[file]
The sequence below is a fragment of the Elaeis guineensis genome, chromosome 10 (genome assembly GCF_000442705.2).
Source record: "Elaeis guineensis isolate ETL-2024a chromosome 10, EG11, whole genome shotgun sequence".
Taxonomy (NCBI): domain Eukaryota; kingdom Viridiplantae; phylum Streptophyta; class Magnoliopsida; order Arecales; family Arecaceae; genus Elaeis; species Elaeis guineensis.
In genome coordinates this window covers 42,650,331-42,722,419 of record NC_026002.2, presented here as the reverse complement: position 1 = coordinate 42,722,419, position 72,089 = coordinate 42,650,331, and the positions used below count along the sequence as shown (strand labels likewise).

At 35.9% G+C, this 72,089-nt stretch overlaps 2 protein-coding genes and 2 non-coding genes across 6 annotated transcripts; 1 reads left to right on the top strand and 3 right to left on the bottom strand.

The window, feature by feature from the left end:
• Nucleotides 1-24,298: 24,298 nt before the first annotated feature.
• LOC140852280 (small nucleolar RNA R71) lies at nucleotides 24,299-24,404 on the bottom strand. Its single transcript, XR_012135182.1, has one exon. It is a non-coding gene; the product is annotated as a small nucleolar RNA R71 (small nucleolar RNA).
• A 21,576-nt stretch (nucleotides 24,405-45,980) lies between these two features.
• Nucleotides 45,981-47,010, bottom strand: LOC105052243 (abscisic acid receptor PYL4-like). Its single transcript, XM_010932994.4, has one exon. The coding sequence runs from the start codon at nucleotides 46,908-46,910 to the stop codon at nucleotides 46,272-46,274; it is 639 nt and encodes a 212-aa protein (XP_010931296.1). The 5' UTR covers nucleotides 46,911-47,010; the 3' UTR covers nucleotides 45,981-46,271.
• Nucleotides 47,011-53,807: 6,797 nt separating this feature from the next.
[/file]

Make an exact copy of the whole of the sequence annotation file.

The sequence below is a fragment of the Elaeis guineensis genome, chromosome 10 (genome assembly GCF_000442705.2).
Source record: "Elaeis guineensis isolate ETL-2024a chromosome 10, EG11, whole genome shotgun sequence".
Taxonomy (NCBI): domain Eukaryota; kingdom Viridiplantae; phylum Streptophyta; class Magnoliopsida; order Arecales; family Arecaceae; genus Elaeis; species Elaeis guineensis.
In genome coordinates this window covers 42,650,331-42,722,419 of record NC_026002.2, presented here as the reverse complement: position 1 = coordinate 42,722,419, position 72,089 = coordinate 42,650,331, and the positions used below count along the sequence as shown (strand labels likewise).

At 35.9% G+C, this 72,089-nt stretch overlaps 2 protein-coding genes and 2 non-coding genes across 6 annotated transcripts; 1 reads left to right on the top strand and 3 right to left on the bottom strand.

The window, feature by feature from the left end:
• Nucleotides 1-24,298: 24,298 nt before the first annotated feature.
• LOC140852280 (small nucleolar RNA R71) lies at nucleotides 24,299-24,404 on the bottom strand. Its single transcript, XR_012135182.1, has one exon. It is a non-coding gene; the product is annotated as a small nucleolar RNA R71 (small nucleolar RNA).
• A 21,576-nt stretch (nucleotides 24,405-45,980) lies between these two features.
• Nucleotides 45,981-47,010, bottom strand: LOC105052243 (abscisic acid receptor PYL4-like). Its single transcript, XM_010932994.4, has one exon. The coding sequence runs from the start codon at nucleotides 46,908-46,910 to the stop codon at nucleotides 46,272-46,274; it is 639 nt and encodes a 212-aa protein (XP_010931296.1). The 5' UTR covers nucleotides 46,911-47,010; the 3' UTR covers nucleotides 45,981-46,271.
• Nucleotides 47,011-53,807: 6,797 nt separating this feature from the next.